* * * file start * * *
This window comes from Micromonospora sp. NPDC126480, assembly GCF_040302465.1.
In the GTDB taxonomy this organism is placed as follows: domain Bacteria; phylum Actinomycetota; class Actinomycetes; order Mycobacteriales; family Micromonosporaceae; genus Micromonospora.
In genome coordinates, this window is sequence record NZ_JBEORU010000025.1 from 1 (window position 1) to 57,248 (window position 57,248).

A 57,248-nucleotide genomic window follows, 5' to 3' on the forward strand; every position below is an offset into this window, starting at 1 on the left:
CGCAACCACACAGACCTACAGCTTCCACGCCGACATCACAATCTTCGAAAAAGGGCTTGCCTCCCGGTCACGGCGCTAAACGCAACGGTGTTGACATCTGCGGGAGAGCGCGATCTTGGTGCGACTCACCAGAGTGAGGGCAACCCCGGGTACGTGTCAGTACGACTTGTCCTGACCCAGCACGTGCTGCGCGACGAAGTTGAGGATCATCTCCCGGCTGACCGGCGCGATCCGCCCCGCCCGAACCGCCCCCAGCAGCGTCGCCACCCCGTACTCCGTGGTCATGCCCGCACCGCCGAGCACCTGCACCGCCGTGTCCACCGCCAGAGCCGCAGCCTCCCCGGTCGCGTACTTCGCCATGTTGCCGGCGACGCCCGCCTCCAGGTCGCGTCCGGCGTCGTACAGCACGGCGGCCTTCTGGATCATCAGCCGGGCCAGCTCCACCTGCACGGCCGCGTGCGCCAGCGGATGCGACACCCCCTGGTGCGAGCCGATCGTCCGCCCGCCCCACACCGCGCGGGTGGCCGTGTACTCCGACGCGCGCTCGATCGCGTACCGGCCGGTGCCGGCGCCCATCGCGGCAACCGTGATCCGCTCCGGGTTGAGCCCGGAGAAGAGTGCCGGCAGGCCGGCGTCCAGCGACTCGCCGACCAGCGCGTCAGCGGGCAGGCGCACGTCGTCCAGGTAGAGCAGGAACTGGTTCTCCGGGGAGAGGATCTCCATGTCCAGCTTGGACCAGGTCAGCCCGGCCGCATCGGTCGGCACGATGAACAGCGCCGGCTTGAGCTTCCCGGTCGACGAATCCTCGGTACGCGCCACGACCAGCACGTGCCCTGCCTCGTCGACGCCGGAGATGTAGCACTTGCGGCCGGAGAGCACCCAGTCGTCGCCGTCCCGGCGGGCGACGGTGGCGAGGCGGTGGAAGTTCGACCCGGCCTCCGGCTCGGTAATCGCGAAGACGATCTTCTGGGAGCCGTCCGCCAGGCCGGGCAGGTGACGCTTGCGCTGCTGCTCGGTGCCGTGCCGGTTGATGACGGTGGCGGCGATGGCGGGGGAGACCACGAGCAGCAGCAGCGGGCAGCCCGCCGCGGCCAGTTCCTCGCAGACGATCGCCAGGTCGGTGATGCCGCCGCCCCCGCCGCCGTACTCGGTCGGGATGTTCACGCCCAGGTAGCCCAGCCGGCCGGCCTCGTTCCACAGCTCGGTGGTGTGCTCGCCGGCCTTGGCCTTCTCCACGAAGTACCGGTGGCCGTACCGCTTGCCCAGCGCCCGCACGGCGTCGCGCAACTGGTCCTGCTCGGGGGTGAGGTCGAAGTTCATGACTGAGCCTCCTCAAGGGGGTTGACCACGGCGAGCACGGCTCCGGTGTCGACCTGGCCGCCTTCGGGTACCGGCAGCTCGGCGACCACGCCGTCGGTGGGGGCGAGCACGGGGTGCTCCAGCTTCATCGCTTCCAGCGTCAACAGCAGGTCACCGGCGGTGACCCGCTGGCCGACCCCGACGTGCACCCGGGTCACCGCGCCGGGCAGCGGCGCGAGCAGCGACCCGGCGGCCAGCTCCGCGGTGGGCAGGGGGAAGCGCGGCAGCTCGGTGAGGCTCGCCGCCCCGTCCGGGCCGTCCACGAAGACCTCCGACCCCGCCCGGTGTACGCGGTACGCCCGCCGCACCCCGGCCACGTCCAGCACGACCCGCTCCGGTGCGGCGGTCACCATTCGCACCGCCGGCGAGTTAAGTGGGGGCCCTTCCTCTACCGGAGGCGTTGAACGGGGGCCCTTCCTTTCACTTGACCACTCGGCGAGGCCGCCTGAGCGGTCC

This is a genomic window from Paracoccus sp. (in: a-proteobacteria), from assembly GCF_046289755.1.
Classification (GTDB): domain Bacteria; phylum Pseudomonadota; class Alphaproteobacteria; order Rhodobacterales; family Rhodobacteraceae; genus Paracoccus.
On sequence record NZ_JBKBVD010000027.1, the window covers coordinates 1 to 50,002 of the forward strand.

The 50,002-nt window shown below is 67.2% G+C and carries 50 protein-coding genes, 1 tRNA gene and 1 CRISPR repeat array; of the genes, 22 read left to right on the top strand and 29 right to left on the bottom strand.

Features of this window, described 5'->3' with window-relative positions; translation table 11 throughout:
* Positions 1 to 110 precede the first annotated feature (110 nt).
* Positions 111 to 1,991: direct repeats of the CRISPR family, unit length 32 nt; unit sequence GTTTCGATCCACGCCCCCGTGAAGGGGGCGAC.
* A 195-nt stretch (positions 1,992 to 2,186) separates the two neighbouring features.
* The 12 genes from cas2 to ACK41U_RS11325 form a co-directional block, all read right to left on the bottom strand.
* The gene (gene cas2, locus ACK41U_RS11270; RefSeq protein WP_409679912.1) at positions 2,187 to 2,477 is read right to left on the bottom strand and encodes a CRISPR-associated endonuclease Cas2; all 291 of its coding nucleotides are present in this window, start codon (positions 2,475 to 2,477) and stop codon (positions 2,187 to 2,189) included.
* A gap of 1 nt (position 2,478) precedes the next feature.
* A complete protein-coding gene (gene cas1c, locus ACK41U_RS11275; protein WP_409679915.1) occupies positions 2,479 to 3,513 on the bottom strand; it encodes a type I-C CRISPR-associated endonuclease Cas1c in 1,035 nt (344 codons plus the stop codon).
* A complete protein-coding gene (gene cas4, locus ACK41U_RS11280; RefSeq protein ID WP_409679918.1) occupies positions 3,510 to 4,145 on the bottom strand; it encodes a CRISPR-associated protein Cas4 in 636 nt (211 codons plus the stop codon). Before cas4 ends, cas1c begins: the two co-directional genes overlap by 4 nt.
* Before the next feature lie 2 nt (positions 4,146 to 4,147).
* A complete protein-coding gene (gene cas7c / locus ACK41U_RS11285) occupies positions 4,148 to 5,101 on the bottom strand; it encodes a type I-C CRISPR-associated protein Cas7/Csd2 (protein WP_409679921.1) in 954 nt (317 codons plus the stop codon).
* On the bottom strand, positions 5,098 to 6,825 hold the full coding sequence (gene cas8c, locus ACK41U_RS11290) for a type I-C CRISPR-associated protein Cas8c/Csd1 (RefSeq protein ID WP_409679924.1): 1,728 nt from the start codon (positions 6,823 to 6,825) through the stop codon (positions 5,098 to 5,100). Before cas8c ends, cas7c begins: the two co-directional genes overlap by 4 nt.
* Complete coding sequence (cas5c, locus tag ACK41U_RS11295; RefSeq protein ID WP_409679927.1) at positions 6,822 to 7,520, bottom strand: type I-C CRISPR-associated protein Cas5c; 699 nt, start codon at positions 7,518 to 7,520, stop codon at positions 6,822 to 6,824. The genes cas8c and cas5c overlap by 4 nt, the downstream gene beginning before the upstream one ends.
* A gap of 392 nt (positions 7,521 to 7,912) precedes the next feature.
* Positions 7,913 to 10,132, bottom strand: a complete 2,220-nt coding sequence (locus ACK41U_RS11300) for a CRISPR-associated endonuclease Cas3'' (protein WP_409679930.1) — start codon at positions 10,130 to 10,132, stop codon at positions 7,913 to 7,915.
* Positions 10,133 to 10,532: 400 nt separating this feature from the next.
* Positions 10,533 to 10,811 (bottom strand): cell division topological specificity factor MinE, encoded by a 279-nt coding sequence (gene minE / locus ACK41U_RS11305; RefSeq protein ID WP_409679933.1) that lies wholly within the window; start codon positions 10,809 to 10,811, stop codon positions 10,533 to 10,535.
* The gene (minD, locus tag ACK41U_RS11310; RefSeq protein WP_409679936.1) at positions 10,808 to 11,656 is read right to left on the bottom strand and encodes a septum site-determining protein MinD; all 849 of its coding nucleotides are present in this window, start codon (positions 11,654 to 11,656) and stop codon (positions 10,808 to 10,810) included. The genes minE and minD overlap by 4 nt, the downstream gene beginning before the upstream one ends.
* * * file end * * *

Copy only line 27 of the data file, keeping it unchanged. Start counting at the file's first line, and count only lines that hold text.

* The gene (minD, locus tag ACK41U_RS11310; RefSeq protein WP_409679936.1) at positions 10,808 to 11,656 is read right to left on the bottom strand and encodes a septum site-determining protein MinD; all 849 of its coding nucleotides are present in this window, start codon (positions 11,654 to 11,656) and stop codon (positions 10,808 to 10,810) included. The genes minE and minD overlap by 4 nt, the downstream gene beginning before the upstream one ends.